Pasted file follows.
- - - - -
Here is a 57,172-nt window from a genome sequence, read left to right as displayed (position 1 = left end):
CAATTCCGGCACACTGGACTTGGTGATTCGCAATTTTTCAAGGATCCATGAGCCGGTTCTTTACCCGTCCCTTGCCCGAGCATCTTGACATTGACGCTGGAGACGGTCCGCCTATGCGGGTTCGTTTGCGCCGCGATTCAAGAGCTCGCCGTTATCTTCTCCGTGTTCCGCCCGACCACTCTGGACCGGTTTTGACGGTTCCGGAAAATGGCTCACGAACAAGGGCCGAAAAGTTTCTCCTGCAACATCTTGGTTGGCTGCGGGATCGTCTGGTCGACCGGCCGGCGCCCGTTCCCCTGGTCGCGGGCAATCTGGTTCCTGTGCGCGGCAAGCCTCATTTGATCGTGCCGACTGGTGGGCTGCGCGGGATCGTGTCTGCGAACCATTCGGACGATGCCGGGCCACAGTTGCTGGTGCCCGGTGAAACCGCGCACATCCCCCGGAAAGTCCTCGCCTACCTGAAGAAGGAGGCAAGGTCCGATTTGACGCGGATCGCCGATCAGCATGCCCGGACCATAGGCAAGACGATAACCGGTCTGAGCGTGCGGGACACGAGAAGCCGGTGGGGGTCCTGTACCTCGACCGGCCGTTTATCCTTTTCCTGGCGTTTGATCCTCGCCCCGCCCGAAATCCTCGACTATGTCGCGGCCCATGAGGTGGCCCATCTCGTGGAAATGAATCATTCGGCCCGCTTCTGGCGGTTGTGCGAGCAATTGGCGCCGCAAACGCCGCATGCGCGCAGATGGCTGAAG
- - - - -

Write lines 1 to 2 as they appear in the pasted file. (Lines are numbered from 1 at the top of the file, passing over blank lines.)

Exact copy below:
Here is a 57,172-nt window from a genome sequence, read left to right as displayed (position 1 = left end):
CAATTCCGGCACACTGGACTTGGTGATTCGCAATTTTTCAAGGATCCATGAGCCGGTTCTTTACCCGTCCCTTGCCCGAGCATCTTGACATTGACGCTGGAGACGGTCCGCCTATGCGGGTTCGTTTGCGCCGCGATTCAAGAGCTCGCCGTTATCTTCTCCGTGTTCCGCCCGACCACTCTGGACCGGTTTTGACGGTTCCGGAAAATGGCTCACGAACAAGGGCCGAAAAGTTTCTCCTGCAACATCTTGGTTGGCTGCGGGATCGTCTGGTCGACCGGCCGGCGCCCGTTCCCCTGGTCGCGGGCAATCTGGTTCCTGTGCGCGGCAAGCCTCATTTGATCGTGCCGACTGGTGGGCTGCGCGGGATCGTGTCTGCGAACCATTCGGACGATGCCGGGCCACAGTTGCTGGTGCCCGGTGAAACCGCGCACATCCCCCGGAAAGTCCTCGCCTACCTGAAGAAGGAGGCAAGGTCCGATTTGACGCGGATCGCCGATCAGCATGCCCGGACCATAGGCAAGACGATAACCGGTCTGAGCGTGCGGGACACGAGAAGCCGGTGGGGGTCCTGTACCTCGACCGGCCGTTTATCCTTTTCCTGGCGTTTGATCCTCGCCCCGCCCGAAATCCTCGACTATGTCGCGGCCCATGAGGTGGCCCATCTCGTGGAAATGAATCATTCGGCCCGCTTCTGGCGGTTGTGCGAGCAATTGGCGCCGCAAACGCCGCATGCGCGCAGATGGCTGAAG